Blackstone Jr. - Floating lightbulb.

Don Alan - Big nut in the hat coin routine, sponge ball and bowl, chop cup.

Slydini - coins through table.

Ed Marlo - Marlo's Miracle Aces.

Postby Pete Biro » 04/04/07 09:59 AM

Have to add:

Al Flosso - Miser's Dream
Glen Haywood - Knife through coat (thanks for reminding me Bish)
Mike Caveney - Thurston's Million Dollar Mystery
Kirkham - Broomstick type suspension with fluorescent light tube REMOVING BOTH
Siegfried & Roy - Vanishing Elephant
Paul Daniels - Chop Cup
Topper Martyn - Perverse linking rings
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Postby Guest » 04/04/07 12:59 PM

Don Alan - Chop Cup

Blackstone Jr. - Dancing Handkerchief

David Copperfield - Flying

Al Goshman - Salt & Pepper Shakers

Hans Moretti - The Cardboard Box

Norm Nielsen - Floating Violin

Richard Ross - Linking Rings

Mike Skinner - Eleven Card Trick/Cards Across

Slydini - just about everything...

Tommy Wonder - Two Cup Routine

Postby Guest » 04/04/07 02:41 PM

Here are a few more...

Marshall Brodien - Linking Rings, sword through neck, dice stack.

Jim Ryan - Dice Stack.

Richardi - Chair vanish to trunk and rice bowls.

Jack Gwynne - Blade box, flip over vanish, floating table, temple of Angee, flying carpet, the rice bowls and stack of fishbowls production.

Galli Galli - cups and balls with baby chicks.

Jay Marshall - Paper hat routine and vanishing cane in newspaper.

Johnny Thompson - Three balls in the net, Comedy Dove act.

Jack Pyle - Cards up the sleeve into his pocket, knotted silks and his rabbit production.

Terry Vecky - Coins to glass and a watch.

Bill Weimer - Wisdom Teeth.

Jimmy "Cards" Molinari - Jazz Aces, Marlo's Reverse four ace assembly, Oil and Water.

Eddie Fields - Brainwave deck and pool table, card in the hat, svengali deck.

Mardoni - Rice checkers and orange - linking rings.

Tony Marks - Manipulation act - rabbit production and the floating vanishing rabbit.

Barkley Shaw - for putting life and magic into a clown puppet.

David Hoy - Tossed out deck!

Postby Guest » 04/14/07 01:25 PM

Is there any register on video of David Roth's Chop Cup routine?
Didn't know he performed it, and would love to see it as he's one of my favourite magicians.
Amazing list, I'll try mine:

Fred Kaps - The Homing Card
Fred Kaps - The Salt Pour
Juan Tamariz - Triple Coincidence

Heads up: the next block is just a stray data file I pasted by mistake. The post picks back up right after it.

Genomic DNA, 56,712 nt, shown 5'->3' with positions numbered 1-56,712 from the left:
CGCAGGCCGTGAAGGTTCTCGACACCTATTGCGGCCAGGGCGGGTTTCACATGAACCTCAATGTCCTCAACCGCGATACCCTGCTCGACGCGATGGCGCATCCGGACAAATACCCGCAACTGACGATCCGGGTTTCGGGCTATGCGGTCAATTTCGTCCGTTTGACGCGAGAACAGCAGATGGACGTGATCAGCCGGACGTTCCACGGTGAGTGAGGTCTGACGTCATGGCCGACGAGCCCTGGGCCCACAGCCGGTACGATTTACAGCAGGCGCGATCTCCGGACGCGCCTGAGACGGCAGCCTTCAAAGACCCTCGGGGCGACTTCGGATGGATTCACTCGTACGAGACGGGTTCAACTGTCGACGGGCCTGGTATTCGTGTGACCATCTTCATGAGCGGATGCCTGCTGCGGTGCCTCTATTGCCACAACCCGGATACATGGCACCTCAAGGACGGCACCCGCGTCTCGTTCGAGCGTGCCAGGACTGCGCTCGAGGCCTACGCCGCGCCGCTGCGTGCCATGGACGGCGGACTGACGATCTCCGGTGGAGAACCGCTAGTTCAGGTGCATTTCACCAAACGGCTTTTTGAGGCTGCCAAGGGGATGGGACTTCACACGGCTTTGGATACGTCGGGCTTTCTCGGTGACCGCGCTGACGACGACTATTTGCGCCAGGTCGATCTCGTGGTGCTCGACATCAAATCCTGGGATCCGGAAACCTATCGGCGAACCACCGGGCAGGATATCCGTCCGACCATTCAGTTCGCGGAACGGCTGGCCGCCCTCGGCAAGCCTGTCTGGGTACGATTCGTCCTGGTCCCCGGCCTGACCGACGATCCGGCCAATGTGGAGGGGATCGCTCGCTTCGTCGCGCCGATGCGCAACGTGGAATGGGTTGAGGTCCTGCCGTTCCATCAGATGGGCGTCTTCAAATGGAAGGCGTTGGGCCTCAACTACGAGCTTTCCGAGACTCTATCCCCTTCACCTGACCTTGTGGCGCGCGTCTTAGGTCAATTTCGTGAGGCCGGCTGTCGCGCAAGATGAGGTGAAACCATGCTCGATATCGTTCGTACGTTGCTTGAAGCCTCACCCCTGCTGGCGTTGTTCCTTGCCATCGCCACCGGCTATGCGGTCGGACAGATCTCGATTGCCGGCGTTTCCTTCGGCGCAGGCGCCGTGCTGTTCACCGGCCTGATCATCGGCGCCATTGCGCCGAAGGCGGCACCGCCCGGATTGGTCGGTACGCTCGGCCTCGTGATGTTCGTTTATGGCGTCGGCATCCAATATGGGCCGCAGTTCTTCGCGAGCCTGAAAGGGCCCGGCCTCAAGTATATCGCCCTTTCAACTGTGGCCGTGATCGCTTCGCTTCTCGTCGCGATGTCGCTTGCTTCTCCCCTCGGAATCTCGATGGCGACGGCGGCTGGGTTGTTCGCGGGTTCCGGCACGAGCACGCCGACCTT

Tommy Wonder - Nest of Boxes
David Roth - The Funnel
David Copperfield - Flying
Slydini - Torn and Restored Cigarrette

Those are what I can think of at the moment... :)

Postby Pete Biro » 04/14/07 02:48 PM

Johnny Paul - Torn/Restored Bill Routine
Ken Brooke - Multiplying Bottles
Charlie Miller - Egg Bag
Roy Benson - Chinese Sticks
Carl Ballantine - (oops wrong list)
Frank van Hoven - Silk to 50 lb. block of Ice
Dai Vernon - Cups and Balls
Persi Diaconis - his card magic
Fred Kaps - Tosheroon and Floating Cork
Robert Harbin - Zig Zag
Billy McComb - Vanishing Birdcage
Frakson - Vanishing/Reproducing Birdcage
Richiardi - Buzz Saw
Phoa yan Tiong - cut restored handkerchief
Finn Jon - Esoteric
Johnny Paul - Cups and Balls
Slydini - anything with coins
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Postby Richard Kaufman » 04/14/07 05:24 PM

1) Harry Blackstone, Jr,. The Floating Light Bulb
2) David Copperfield, Flying
3) Rene Levand, Oil and Water
4) Al Goshman, Salt Shaker Routine
5) Slydini, One Coin Routine
7) Del Ray, I can't single out one trick!
8) Tom Mullica, Signed Card in Apple
9) Brother John Hamman, Multiplying Kings
10) David Berglas, The Berglas Effect
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Postby Guest » 04/14/07 05:59 PM

From television:
Richard Ross--The Linking Rings
Mark Wilson--Gypsey Thread
Doug Henning--Water Torture Cell, and Han Ping Chien

Live, and at close-quarters:
Teller--Shadows, and The Needles
Patrick Martin--Wrist-watch To Live-Goldfish Transformation
Daryl--Cardboard Chameleons
John Cornelius--Coin Through Glass Table
Michael Weber--"Rubber Ringer"
Harry Anderson--The 3-Shell Game
Ricky Jay--Multiple Selection Routine from "52 Assistants"

Postby Guest » 04/15/07 05:12 PM

1. Chop Cup - Ken Brooke
2. 3 Card Trick using 4 cards/Counting the cards/cut & restored rope/stand up sponge ball routine - Joe Riding
3. Manipulation act - Salvano
4. Coins thru table - Pat Page
5. Close up ACT - Al Goshman (yes it was an act - not tricks just strung together)
6. Continuous cigarette production - David Berglas
7. Sword Chest using cardboard carton - Hans Moretti
8. ANY card magic performed by ROVI
9. Burnt & Restored note - Terry Seabrooke
10. What A M-E-S - Harry Lorayne

Postby Mark Collier » 04/15/07 05:35 PM

After seeing Paul Potassey at the Magic Castle last week, I would have to say his pick-pocket routine is the best I've ever seen (and I've seen Ricki Dunn).
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Postby Guest » 04/15/07 06:55 PM

I have been watching the Paul Potassy DVDs for awhile now and I love his pick pocket sequence as well. I think it's far better NOT to telegraph the steal to the audience by flashing the stolen items to the audience. When Potassy eventually returns the stolen objects, the audience is stunned and entertained by the entire situation!

Paul Pacific

Postby Guest » 04/15/07 08:36 PM

I have to throw Tina Lenert's act into the mix here.

Postby Guest » 04/15/07 08:44 PM

Frakson Cigarette production, Misers Dream, Giant Rising Cards, Martin Birdcage (the whole act)

Blackstone Sr Floating Light Bulb, Dancing Handkerchief

John Calvert Dr. Q Hypnosis routine

Dr. Giovanni/Vic Perry Pickpocket routines

David Copperfield Flying

Skipper Frank Herman Sidekick, Troublewit

John Daniel Thin Model Sawing (I saw the debut performance)

Robert Harbin Zig Zag

Dunninger Mindreading

Charlie Miller Cards and Egg Bag

Harry Lorayne - Audience memorization

Cardini - the act

With the exception of Harry and Dunninger, everyone was seen in person.

Postby Guest » 04/16/07 02:12 AM

Armando Lucero's Matrix "Coin Menagerie" is just pure magic...

Postby Matthew Field » 04/16/07 03:41 AM